A chapter from the femme fatale science fiction thriller She.
The found footage of She changed everything. It sped up the process. It propelled me further along. I was on the verge of something—something fantastic, some thing wonderful.
I spent the next several days indulging myself in a surreal state of gyrating imagery. The lines around me were beginning to blur. I thought about Troy Matheson. I thought about Rob Snow. Who was right—the crackpot dreamer or the cynical pragmatist?
I thought about time travel. What would it take to get back
there, to find her?
I wondered which reality was more “real,” the one around
me, or the addictive worlds of projected celluloid I created in the sanctity of the chamber. I began wandering though my daily routine in such a semi-conscious, twilight state of mind that I often lost track of where I was and what I was doing.
“What the hell gives?” Kelly snapped during one of our routine I.C. Light beer commercial shoots.
She shoved the daily shot list in front of me to snap me out
of my daze.
Kelly was not amused by my escalating metal state of intense
preoccupation. She could sense my wavering stability. She had a flawlessly logical mind. No doubt, she would deduce that I had now become intensely focused on something other than the day-to-day operations of Super 8 Images.
And no doubt she would see it as an unacceptable threat to
the carefully cultivated and delicately structured life of suburban family bliss she had procured for herself.
“You need to spend more time interacting with real people
instead of video monitors and projected make believe,” Kelly
would preach as she scolded me.
Kelly was right, of course, from a practical and realistic viewpoint. But that was a viewpoint to which I no longer could relate. I had neither the means nor even the desire to access it. My foray into filmmaking was a means to an end. It was a way to acquire a certain set of skills necessary for my journey, skills that I had long ago mastered and was now putting to a more practical use in the chamber.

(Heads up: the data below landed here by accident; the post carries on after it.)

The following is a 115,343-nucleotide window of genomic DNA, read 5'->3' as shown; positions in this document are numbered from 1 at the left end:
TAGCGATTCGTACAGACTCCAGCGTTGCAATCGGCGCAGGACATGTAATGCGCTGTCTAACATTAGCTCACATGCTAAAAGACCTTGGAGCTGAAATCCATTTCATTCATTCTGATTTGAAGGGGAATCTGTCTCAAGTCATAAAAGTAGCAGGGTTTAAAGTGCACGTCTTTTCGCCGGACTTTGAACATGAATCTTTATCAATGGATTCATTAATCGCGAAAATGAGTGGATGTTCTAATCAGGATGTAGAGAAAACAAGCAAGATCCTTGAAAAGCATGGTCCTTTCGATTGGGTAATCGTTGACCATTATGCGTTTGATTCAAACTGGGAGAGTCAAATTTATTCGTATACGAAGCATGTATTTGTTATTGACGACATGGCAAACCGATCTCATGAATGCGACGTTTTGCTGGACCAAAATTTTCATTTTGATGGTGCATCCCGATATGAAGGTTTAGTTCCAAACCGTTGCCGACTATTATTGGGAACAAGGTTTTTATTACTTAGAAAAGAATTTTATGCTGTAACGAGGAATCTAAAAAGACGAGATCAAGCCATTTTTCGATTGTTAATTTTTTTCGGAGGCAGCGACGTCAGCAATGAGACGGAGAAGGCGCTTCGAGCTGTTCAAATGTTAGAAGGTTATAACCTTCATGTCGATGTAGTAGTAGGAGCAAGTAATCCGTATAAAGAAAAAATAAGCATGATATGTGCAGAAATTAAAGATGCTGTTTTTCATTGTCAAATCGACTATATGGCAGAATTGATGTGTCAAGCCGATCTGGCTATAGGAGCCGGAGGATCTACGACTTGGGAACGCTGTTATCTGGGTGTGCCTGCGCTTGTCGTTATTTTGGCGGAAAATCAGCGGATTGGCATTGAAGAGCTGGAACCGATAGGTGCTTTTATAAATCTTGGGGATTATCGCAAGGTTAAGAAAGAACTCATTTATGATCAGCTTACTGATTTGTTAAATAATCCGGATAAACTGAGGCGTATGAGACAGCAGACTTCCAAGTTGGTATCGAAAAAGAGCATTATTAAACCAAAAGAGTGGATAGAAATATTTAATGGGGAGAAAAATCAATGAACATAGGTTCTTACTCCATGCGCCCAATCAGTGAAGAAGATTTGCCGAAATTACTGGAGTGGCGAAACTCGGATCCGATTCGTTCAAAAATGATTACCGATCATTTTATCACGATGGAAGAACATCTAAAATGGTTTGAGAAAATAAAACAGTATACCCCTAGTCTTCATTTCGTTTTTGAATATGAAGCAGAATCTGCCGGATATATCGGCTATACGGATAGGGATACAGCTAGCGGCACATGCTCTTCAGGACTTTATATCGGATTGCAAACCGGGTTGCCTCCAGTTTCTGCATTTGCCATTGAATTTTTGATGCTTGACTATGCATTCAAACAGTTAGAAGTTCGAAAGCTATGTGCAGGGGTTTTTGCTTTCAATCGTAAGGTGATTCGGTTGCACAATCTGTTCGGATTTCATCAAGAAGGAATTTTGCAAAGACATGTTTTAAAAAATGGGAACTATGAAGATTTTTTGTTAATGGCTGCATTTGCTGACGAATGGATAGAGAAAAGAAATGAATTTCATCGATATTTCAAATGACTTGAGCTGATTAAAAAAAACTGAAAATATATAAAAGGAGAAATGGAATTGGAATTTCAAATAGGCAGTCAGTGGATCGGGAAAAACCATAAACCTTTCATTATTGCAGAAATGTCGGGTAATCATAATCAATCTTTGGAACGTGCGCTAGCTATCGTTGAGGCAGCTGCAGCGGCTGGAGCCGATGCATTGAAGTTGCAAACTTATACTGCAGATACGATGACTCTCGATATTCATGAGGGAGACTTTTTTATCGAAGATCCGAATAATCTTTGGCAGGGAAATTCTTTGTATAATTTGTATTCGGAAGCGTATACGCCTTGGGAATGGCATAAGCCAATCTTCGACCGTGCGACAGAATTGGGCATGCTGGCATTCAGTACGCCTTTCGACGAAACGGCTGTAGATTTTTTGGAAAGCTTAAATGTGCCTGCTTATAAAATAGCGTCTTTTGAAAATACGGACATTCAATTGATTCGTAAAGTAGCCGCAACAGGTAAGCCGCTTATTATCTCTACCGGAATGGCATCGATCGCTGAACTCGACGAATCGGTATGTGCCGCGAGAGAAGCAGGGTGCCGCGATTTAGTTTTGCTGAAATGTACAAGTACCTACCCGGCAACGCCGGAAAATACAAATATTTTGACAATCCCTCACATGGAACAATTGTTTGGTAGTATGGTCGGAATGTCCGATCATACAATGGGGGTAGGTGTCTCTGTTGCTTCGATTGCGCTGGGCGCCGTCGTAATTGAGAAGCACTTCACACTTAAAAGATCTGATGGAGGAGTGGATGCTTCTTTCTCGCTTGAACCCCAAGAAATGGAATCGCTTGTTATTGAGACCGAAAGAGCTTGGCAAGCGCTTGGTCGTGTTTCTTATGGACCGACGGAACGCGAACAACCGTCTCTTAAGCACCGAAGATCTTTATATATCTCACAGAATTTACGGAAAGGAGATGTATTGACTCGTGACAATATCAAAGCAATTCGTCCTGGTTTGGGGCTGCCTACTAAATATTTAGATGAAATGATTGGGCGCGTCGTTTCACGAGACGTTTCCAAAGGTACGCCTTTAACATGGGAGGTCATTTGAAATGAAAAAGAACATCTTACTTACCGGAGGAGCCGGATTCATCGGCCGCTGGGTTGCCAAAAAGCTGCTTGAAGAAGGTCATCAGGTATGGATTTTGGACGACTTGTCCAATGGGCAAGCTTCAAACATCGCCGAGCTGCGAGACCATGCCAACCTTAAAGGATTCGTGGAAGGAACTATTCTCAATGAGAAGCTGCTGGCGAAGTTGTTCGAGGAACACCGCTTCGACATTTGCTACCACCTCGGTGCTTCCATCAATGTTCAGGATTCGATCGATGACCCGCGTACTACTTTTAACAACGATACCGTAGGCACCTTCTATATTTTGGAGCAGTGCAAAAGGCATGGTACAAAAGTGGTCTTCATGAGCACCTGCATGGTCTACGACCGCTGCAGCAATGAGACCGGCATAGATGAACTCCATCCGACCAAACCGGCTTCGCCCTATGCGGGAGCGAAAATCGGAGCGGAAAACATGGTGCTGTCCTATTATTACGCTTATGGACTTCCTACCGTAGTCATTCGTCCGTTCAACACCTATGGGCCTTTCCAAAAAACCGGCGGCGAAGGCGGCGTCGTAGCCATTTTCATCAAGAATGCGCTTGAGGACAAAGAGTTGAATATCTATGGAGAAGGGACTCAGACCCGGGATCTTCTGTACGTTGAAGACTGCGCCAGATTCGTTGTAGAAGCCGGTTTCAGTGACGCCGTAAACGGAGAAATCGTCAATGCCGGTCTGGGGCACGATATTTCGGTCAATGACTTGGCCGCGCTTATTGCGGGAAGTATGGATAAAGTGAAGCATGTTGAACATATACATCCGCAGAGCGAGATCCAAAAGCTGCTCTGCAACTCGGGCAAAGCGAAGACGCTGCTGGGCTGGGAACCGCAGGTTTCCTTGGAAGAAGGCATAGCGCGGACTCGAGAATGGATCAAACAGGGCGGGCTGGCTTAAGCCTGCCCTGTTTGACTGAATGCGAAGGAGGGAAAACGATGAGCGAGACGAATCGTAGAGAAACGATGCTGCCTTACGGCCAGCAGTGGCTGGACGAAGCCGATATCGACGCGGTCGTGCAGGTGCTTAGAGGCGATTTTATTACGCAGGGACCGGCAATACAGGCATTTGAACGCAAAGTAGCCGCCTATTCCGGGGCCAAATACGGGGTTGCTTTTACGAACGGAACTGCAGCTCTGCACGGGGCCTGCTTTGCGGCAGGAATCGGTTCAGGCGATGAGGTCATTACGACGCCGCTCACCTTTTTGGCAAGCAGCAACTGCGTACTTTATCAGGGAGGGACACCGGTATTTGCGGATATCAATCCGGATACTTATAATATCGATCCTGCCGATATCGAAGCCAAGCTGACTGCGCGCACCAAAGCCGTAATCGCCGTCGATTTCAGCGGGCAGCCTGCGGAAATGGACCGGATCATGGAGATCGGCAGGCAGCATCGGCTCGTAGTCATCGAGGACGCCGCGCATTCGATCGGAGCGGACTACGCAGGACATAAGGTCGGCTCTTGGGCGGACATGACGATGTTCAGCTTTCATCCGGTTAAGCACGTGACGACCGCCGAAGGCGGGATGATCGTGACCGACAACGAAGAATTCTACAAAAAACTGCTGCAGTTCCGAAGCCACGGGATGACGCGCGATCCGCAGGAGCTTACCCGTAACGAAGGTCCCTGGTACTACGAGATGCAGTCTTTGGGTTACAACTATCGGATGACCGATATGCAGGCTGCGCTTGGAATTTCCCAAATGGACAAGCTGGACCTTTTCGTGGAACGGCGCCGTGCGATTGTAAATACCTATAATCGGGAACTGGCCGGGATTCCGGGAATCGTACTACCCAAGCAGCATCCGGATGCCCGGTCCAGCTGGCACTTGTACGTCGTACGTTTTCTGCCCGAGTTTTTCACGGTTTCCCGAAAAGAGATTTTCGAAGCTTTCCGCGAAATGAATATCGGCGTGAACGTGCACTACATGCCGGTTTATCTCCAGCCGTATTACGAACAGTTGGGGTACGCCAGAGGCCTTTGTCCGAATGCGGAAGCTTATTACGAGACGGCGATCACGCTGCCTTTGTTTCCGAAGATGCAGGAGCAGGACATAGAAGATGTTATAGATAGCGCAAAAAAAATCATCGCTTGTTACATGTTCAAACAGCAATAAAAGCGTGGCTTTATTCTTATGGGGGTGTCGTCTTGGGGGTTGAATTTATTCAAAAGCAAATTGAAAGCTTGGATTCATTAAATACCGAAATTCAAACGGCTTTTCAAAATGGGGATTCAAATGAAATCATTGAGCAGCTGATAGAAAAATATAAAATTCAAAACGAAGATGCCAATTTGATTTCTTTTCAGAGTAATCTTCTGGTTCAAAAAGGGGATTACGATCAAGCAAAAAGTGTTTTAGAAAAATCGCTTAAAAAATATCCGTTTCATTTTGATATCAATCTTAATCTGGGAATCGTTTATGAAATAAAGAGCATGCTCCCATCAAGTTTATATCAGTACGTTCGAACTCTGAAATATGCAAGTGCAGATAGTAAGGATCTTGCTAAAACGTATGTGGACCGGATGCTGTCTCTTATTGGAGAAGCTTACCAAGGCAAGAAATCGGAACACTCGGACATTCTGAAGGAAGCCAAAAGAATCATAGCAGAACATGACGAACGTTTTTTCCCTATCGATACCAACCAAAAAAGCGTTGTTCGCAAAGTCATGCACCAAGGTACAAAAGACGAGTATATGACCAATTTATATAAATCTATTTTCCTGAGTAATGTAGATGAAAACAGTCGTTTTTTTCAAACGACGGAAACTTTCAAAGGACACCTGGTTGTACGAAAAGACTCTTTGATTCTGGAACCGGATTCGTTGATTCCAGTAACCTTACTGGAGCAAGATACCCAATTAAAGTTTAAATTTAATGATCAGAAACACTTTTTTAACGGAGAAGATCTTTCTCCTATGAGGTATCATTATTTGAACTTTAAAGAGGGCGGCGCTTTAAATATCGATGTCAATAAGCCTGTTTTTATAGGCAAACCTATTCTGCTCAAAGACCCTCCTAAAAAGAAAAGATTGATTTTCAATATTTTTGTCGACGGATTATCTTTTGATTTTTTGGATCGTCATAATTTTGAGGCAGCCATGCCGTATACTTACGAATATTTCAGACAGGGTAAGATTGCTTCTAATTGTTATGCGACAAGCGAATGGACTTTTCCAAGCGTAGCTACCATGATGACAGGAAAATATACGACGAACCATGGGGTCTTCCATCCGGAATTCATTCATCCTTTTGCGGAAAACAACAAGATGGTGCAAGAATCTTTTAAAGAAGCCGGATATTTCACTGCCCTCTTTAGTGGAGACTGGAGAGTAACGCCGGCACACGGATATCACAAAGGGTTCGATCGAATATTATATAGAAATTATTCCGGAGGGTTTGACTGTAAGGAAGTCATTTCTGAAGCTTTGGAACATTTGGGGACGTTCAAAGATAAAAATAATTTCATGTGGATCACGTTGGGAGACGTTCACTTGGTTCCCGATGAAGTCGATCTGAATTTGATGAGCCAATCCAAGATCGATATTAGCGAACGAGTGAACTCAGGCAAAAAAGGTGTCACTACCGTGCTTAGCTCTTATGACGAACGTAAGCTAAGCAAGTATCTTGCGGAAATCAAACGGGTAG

It was all about the search for She.
I existed on a different mental plane now, closer to Troy
Matheson’s world of lucid photons and free-flowing energy than I had ever been before. I was sur rounded by a mental carousal of self-created imagery, a soothing kaleidoscope of lurid, colorful worlds of wonder to which I had become addicted.
I rarely slept. Even my regimented routine of six small meals a day had
become a haphazard diet of protein bars, apples, and even Nestle Crunch bars wolfed down quickly so that I could return to the task at hand.
Maybe if I spent enough time with the imagery of She, then
perhaps I could bring her to me. Maybe I could literally try to will her existence into my life. Such were the thoughts of my manic imagination.
“Cousin, sometimes I think you’ve seen one movie too many,” Harlan would often say to me.
I found myself losing track of all time and space as I spent
endless hours in the Anti-Reality Chamber, gorging myself on
the stimulation of flesh and celluloid, living vicariously in the projected alternate universes I had helped create.
It was only there that I felt truly alive.
It was only there that I could find the answers for which I was searching.
It was only there that I could find hope, a chance to recapture what I had touched, if only for a fleeting instant, in the moment She had taken my hand all those years ago.
In the increasingly difficult to navigate “real” world, I felt disconnected. I felt numb.
I was lost, hopelessly adrift, and felt ill-equipped to function in a mundane world that was drowning in the frenetic pace and angst of its own hyper-ambitions. Only when I returned to the sanctity of the Anti-Reality Chamber was I able to get my bearings. Only there, in the isolation of my self-created cinema, did I not feel alone. Only there, surrounded by wall-sized projections of glorious escape, was I once again able to feel.
It was only there that I felt in touch with something greater than myself, a hand of fate making itself known, making me aware that I was not alone. Fate was there to guide me. It was all part of the plan.
I had a purpose. I had a quest. I had a destiny. I just needed to stay strong and see it all though to the end.
Read more about the search for She and journey back into the dark secrets of a forbidden past.
Above excerpt is from pages 78-80 of She by James J. Caterino
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